The mighty have fallen far in this botched biopic from the director Marjane Satrapi (who made the stunning Persepolis in 2007), the writer Jack Thorne (of TV’s excellent The Virtues) and the Gone
Marie Skłodowska Curie, born Maria Salomea Skłodowska (7 November 1867 – 4 July 1934), was a Polish and naturalized-French physicist and chemist who conducted pioneering research on radioactivity. She was the first woman to win a Nobel Prize, the first person and the only woman to win the Nobel Prize twice, and the only person to win the Nobel Prize in two different scientific fields. She was part of the Curie family legacy of five Nobel Prizes. — Wikipedia
Amazon’s Marie Curie biopic is a thoroughly modern and overambitious portrait of a brilliant mind.
Highlights include Season 2 of ‘Hanna,’ Dave Bautista’s ‘My Spy,’ and Rosamund Pike as Marie Curie
Marjane Satrapi, the outspoken director of the new Marie Curie biopic, talks gender equality in Hollywood with Margaret Gardiner
Rosamund Pike stars as the Nobel-winner in Marjane Satrapi’s unfortunately by-the-numbers biopic.
Rosamund Pike plays the Nobel Prize-winning scientist in the biopic Radioactive. She took chemistry lessons ahead of time, and says it was refreshing to prepare for a role by getting “mentally fit.”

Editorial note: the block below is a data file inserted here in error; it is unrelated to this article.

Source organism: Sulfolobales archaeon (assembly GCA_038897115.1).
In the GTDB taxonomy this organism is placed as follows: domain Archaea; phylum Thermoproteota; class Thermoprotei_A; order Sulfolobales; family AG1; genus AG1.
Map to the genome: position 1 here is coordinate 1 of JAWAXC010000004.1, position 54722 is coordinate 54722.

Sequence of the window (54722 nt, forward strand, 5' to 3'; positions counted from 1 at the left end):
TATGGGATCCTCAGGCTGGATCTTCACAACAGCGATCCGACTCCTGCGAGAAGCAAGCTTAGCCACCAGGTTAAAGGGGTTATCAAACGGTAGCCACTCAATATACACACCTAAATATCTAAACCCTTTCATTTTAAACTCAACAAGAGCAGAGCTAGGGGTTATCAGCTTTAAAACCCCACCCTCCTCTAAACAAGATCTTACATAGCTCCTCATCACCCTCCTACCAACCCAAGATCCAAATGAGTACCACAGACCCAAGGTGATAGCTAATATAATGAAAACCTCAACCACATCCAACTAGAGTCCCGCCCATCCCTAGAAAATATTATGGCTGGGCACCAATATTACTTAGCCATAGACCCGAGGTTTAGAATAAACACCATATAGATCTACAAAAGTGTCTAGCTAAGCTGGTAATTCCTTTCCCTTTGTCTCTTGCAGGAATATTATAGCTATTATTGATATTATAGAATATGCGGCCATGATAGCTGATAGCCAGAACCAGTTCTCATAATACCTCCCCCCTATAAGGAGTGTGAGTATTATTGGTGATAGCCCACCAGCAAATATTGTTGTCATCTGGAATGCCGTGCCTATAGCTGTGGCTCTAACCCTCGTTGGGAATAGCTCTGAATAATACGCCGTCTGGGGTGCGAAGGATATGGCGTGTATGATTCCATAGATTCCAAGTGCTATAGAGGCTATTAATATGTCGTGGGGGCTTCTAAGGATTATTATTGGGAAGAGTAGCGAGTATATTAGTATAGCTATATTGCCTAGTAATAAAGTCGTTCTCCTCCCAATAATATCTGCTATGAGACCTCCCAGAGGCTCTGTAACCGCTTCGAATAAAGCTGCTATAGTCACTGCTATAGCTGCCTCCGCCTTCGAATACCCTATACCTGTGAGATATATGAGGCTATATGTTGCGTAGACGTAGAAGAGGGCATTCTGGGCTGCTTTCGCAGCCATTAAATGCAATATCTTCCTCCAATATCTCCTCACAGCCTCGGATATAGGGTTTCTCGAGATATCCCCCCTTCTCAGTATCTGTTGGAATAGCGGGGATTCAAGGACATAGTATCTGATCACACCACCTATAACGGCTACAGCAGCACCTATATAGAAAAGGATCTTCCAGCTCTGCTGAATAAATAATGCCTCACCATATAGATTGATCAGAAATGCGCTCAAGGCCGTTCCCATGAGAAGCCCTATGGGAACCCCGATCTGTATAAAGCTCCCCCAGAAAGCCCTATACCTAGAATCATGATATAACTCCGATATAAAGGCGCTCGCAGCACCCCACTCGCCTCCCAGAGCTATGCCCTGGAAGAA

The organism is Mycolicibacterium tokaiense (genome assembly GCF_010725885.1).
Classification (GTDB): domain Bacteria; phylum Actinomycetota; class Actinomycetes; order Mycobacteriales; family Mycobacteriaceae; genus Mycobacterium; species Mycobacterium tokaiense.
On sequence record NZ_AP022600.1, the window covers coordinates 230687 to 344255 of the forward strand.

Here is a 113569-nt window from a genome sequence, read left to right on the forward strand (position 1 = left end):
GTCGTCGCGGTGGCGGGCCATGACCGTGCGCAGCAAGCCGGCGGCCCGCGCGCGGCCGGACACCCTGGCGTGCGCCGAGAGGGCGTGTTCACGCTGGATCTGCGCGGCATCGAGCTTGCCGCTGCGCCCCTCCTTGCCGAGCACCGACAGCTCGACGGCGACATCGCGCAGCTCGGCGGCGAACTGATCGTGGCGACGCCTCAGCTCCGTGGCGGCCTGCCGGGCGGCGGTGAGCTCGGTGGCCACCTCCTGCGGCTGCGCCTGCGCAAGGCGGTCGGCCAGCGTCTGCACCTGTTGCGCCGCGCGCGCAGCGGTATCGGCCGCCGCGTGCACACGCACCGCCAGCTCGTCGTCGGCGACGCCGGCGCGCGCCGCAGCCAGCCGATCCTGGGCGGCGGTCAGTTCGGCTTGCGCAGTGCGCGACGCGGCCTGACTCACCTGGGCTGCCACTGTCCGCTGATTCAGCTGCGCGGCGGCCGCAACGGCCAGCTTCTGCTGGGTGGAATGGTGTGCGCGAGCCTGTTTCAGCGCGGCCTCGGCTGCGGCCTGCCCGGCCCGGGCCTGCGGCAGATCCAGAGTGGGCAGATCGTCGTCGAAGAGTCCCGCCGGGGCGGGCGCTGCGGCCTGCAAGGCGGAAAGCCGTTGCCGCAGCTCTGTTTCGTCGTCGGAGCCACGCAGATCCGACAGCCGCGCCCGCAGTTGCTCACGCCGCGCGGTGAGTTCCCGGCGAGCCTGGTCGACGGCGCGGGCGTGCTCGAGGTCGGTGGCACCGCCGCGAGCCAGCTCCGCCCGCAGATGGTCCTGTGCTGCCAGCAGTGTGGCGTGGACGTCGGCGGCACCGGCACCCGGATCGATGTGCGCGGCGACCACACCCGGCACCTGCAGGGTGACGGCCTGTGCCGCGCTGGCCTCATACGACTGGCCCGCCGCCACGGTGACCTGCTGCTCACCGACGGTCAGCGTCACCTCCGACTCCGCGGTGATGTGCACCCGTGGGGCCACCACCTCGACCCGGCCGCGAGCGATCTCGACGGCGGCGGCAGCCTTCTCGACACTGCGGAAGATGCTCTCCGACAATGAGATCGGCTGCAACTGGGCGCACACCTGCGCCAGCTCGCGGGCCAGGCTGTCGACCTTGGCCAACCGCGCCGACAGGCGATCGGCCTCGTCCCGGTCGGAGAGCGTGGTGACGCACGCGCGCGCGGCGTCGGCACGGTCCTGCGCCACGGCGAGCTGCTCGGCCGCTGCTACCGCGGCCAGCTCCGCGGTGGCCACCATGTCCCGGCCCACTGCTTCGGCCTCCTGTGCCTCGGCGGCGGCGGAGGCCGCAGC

The problem is not so much Satrapi’s theatrical approach to the subject, which veers wildly from the overwrought to the dramatically compelling, as it is Jack Thorne’s abysmal script
The film, which stars Rosamund Pike, explores the adversity Curie faced as an immigrant and woman, as well as the aftermath of her scientific discoveries.
Radioactive asks big questions about the pioneering chemist’s work, but it’s ultimately more interested in her love life.
Director Marjane Satrapi’s film is based on the 2010 graphic novel by Lauren Redniss.
Marie Curie overcame innumerable obstacles, and in the process has become a role model. But does the latest film version of her life do her story justice?
Amazon Studios releases the film on Prime Video July 24, nearly a year after its Toronto International Film Festival world premiere.
The sixth and seventh women to win the Nobel Prize for Chemistry have joined the ranks of famous scientists like Marie Curie, who won in 1911, and, more recently…